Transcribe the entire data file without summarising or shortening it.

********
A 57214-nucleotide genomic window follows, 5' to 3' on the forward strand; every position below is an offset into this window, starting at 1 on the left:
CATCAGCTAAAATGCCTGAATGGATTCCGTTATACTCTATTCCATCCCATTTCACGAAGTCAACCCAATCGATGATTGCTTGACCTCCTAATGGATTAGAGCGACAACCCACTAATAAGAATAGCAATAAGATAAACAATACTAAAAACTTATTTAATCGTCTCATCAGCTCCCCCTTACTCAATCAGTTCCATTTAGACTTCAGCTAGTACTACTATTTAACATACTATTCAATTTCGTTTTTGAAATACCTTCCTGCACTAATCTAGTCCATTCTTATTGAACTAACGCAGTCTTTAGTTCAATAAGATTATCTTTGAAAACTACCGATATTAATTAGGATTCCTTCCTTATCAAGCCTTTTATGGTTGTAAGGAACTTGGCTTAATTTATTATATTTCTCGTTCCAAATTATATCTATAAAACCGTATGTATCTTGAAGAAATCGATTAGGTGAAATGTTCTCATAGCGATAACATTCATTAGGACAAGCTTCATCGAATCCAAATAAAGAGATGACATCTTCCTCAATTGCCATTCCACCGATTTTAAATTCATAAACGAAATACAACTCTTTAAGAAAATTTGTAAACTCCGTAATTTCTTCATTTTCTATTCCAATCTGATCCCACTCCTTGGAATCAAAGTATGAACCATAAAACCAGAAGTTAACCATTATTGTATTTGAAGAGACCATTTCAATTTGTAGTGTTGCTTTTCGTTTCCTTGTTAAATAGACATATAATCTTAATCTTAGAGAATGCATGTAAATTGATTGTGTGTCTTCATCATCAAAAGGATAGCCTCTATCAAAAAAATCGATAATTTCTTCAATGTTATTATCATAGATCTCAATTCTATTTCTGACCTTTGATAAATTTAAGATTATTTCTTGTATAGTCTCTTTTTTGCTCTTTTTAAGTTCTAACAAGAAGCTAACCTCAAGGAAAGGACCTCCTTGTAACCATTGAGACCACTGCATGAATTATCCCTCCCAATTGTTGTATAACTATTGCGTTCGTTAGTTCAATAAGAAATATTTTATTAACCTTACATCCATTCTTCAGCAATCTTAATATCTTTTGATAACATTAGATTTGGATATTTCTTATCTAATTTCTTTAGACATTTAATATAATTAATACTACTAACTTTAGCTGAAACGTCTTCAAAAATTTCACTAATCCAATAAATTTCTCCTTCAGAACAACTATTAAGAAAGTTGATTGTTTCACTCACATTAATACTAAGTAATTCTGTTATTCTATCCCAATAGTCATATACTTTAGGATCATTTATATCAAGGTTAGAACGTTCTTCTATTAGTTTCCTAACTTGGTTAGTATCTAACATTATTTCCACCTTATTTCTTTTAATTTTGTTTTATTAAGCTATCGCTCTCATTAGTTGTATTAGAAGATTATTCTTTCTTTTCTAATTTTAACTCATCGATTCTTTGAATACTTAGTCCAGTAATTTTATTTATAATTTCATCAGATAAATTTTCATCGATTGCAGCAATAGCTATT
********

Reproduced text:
A 57214-nucleotide genomic window follows, 5' to 3' on the forward strand; every position below is an offset into this window, starting at 1 on the left:
CATCAGCTAAAATGCCTGAATGGATTCCGTTATACTCTATTCCATCCCATTTCACGAAGTCAACCCAATCGATGATTGCTTGACCTCCTAATGGATTAGAGCGACAACCCACTAATAAGAATAGCAATAAGATAAACAATACTAAAAACTTATTTAATCGTCTCATCAGCTCCCCCTTACTCAATCAGTTCCATTTAGACTTCAGCTAGTACTACTATTTAACATACTATTCAATTTCGTTTTTGAAATACCTTCCTGCACTAATCTAGTCCATTCTTATTGAACTAACGCAGTCTTTAGTTCAATAAGATTATCTTTGAAAACTACCGATATTAATTAGGATTCCTTCCTTATCAAGCCTTTTATGGTTGTAAGGAACTTGGCTTAATTTATTATATTTCTCGTTCCAAATTATATCTATAAAACCGTATGTATCTTGAAGAAATCGATTAGGTGAAATGTTCTCATAGCGATAACATTCATTAGGACAAGCTTCATCGAATCCAAATAAAGAGATGACATCTTCCTCAATTGCCATTCCACCGATTTTAAATTCATAAACGAAATACAACTCTTTAAGAAAATTTGTAAACTCCGTAATTTCTTCATTTTCTATTCCAATCTGATCCCACTCCTTGGAATCAAAGTATGAACCATAAAACCAGAAGTTAACCATTATTGTATTTGAAGAGACCATTTCAATTTGTAGTGTTGCTTTTCGTTTCCTTGTTAAATAGACATATAATCTTAATCTTAGAGAATGCATGTAAATTGATTGTGTGTCTTCATCATCAAAAGGATAGCCTCTATCAAAAAAATCGATAATTTCTTCAATGTTATTATCATAGATCTCAATTCTATTTCTGACCTTTGATAAATTTAAGATTATTTCTTGTATAGTCTCTTTTTTGCTCTTTTTAAGTTCTAACAAGAAGCTAACCTCAAGGAAAGGACCTCCTTGTAACCATTGAGACCACTGCATGAATTATCCCTCCCAATTGTTGTATAACTATTGCGTTCGTTAGTTCAATAAGAAATATTTTATTAACCTTACATCCATTCTTCAGCAATCTTAATATCTTTTGATAACATTAGATTTGGATATTTCTTATCTAATTTCTTTAGACATTTAATATAATTAATACTACTAACTTTAGCTGAAACGTCTTCAAAAATTTCACTAATCCAATAAATTTCTCCTTCAGAACAACTATTAAGAAAGTTGATTGTTTCACTCACATTAATACTAAGTAATTCTGTTATTCTATCCCAATAGTCATATACTTTAGGATCATTTATATCAAGGTTAGAACGTTCTTCTATTAGTTTCCTAACTTGGTTAGTATCTAACATTATTTCCACCTTATTTCTTTTAATTTTGTTTTATTAAGCTATCGCTCTCATTAGTTGTATTAGAAGATTATTCTTTCTTTTCTAATTTTAACTCATCGATTCTTTGAATACTTAGTCCAGTAATTTTATTTATAATTTCATCAGATAAATTTTCATCGATTGCAGCAATAGCTATT